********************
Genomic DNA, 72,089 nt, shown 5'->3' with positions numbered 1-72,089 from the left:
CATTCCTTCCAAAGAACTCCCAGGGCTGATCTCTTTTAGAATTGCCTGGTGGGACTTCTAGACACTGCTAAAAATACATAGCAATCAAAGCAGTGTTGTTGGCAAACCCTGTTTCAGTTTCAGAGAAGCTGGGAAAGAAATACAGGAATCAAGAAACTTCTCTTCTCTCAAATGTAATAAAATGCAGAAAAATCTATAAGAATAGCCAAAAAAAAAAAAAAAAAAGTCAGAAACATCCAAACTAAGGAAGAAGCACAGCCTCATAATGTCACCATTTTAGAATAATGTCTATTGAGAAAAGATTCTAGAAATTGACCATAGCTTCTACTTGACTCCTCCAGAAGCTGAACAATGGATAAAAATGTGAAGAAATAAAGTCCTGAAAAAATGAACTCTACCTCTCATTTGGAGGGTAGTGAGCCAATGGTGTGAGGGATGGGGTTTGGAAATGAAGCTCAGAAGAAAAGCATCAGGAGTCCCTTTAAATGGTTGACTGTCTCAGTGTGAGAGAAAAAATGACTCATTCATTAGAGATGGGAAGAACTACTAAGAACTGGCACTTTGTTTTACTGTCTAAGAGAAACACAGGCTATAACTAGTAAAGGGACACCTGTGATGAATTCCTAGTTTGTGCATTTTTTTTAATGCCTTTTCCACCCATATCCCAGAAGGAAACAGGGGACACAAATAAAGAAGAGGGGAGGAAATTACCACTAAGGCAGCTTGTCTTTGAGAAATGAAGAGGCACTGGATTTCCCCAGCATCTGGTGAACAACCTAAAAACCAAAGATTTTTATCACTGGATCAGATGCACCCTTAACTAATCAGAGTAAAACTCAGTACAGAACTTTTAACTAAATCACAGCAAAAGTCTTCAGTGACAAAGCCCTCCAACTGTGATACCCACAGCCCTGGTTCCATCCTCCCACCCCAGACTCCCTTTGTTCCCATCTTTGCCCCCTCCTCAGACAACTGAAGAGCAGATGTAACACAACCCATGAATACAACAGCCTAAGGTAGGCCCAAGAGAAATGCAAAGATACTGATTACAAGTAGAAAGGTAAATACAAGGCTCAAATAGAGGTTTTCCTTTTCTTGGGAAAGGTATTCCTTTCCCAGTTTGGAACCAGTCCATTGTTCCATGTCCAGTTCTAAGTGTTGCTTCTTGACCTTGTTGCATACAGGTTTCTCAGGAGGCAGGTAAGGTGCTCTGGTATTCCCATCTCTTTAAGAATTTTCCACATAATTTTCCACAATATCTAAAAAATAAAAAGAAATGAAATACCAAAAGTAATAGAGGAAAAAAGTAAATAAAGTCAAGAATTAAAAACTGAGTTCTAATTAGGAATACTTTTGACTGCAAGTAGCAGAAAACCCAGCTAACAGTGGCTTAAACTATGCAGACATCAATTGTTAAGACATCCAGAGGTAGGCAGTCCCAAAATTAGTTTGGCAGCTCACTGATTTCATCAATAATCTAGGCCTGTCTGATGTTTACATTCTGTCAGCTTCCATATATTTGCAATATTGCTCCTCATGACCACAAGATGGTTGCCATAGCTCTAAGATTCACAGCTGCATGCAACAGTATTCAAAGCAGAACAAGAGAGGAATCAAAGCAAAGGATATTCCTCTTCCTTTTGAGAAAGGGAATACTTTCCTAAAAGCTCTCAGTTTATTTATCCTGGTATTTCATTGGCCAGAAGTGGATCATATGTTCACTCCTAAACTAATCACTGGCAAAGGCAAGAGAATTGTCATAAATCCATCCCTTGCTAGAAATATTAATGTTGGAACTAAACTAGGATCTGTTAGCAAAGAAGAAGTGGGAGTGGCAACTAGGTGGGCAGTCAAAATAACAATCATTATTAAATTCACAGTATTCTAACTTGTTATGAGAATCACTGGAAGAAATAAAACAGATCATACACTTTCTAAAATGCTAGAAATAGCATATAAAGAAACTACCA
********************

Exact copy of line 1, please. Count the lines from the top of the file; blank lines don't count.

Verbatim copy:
Genomic DNA, 72,089 nt, shown 5'->3' with positions numbered 1-72,089 from the left: